Monday, May 25, 2009

Window on Eurasia: Gastarbeiter Transfer Payments from Russia to Homelands Decline by Half since Last Fall

Paul Goble

Vienna, May 25 – Gastarbeiters in the Russian Federation are sending approximately 50 percent less money back to their homelands in the CIS than they did six months ago, a decline that is hitting many of these countries, which remain heavily dependent on such transfer payments, extremely hard.
The Russian Central Bank has reported that in the last quarter of 2008, transfer payments by Uzbek, Tajik and Ukrainian migrant laborers amounted to 1.76 billion US dollars, a third less than in the third quarter. And results for the first quarter of 2009 suggest such payments have fallen 25 percent more (
As a result, the total decline has been 50 percent over the last six months. For some countries, that constitutes a real hardship. In Tajikistan, for example, such transfer payments constitute more than 45 percent of GDP, in Moldova, some 40 percent and in Kyrgyzstan, 35 percent.
The impact may be even greater than those numbers suggest. Muzaffar Olimov, the head of a Tajik research center, says that transfers have fallen 30 percent since the start of the year. And Moldovan bank officials say that the decline there has been 29.2 percent since the end of 2008.
Moreover, and in sharp contrast to several years ago, an increasing number of such Gastarbeiters are from the capitals of these countries rather than rural areas, a pattern that will mean any decline is likely to have a more immediate impact on the social and political face of these states.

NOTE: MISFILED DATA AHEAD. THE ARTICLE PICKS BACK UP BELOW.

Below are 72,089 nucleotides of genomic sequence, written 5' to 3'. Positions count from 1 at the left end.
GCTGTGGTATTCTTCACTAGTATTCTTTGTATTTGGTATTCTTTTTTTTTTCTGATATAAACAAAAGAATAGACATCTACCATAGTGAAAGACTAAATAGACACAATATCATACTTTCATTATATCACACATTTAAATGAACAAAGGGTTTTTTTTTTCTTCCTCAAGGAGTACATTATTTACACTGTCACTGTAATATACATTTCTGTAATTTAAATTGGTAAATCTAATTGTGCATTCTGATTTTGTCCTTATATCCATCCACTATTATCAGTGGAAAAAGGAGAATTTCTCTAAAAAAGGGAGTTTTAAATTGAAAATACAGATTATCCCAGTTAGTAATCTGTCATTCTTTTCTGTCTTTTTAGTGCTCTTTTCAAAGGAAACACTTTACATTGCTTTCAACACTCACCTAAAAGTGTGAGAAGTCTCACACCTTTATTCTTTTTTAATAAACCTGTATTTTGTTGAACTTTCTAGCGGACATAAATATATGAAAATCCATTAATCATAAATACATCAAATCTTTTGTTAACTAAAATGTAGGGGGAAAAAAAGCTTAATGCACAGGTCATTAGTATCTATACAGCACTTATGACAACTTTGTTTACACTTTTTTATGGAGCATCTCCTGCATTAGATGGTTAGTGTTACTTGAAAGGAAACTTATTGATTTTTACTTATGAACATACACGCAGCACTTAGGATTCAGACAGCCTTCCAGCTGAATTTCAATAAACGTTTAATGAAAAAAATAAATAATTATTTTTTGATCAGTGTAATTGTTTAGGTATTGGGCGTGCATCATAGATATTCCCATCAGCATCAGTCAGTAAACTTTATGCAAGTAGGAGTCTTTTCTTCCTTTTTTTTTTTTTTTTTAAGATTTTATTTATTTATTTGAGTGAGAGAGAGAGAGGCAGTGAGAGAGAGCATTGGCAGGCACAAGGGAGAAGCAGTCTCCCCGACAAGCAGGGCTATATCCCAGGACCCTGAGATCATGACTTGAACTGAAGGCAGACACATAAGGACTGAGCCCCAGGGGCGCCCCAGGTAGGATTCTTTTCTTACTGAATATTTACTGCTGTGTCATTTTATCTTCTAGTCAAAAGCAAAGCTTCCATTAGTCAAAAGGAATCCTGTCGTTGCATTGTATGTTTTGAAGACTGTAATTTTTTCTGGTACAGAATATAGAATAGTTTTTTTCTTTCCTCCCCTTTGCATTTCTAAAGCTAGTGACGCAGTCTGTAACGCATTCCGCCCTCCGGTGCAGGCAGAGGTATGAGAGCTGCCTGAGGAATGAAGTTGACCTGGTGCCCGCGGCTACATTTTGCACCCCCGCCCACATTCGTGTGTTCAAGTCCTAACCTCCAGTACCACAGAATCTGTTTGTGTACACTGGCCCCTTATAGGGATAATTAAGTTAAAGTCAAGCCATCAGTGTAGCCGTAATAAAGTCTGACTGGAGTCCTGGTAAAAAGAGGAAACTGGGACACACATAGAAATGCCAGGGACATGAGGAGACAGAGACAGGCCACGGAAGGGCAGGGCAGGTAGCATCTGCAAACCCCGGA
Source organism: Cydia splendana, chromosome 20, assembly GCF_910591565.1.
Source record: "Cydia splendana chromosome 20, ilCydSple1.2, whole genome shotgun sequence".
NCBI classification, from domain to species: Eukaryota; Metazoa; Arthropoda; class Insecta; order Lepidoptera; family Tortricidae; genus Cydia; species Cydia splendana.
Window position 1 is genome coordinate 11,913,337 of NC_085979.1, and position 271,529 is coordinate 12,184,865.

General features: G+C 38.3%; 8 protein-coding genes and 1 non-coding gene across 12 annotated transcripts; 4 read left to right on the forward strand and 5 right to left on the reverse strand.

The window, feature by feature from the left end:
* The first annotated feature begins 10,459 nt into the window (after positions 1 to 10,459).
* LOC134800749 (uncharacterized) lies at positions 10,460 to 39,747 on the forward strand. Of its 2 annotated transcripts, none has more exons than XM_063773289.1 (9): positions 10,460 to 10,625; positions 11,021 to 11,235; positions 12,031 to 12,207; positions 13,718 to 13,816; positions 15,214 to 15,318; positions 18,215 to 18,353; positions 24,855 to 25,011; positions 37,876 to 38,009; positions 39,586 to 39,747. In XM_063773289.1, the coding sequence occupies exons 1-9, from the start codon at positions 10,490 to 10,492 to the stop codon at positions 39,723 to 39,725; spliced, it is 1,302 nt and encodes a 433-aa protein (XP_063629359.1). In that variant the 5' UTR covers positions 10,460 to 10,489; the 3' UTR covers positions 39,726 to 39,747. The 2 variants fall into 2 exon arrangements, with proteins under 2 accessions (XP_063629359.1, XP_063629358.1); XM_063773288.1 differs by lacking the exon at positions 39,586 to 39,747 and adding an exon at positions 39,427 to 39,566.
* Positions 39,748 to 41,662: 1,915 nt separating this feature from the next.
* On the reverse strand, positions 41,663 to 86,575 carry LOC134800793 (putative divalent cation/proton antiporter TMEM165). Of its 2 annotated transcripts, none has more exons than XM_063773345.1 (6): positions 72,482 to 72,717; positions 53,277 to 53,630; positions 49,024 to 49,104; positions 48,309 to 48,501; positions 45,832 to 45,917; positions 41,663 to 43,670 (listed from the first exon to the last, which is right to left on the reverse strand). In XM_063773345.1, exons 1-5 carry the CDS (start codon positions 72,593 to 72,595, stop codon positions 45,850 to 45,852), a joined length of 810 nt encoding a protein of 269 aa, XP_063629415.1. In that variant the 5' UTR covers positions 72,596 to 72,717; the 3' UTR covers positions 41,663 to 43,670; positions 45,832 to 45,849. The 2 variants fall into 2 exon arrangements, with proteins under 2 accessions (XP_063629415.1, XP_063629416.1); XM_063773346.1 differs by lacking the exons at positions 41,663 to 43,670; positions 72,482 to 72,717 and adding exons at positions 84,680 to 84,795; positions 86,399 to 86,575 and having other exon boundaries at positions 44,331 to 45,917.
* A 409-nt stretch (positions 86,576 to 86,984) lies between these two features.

According to Russian banking officials, Gastarbeiters are making about the same number of transfers as they did a year ago, but the size of each transfer is now smaller, a reflection of declining or, in many cases, unpaid wages. In addition, the number of workers is declining, with the total of legal immigrant workers having fallen 13 percent in the first quarter of this year.
Given the size of transfer payments relative to GDP in many of these countries, these declines are going to make it far more difficult for their peoples and governments to cope with the current economic crisis, a shortcoming that is likely to have both domestic and foreign policy consequences.
On the one hand, these trends may produce social unrest or, in anticipation of such unrest, even more repressive government actions. And on the other, these declines make any assistance from abroad even more significant in terms of the policy orientation of the governments of the region.
That in turn helps to explain why Moscow over the last few weeks has simultaneously been playing up reports of its assistance to CIS countries and been criticizing aid from the European Union or the US. And it also helps to explain why many commentaries now insist that these countries must choose between Moscow and the West.

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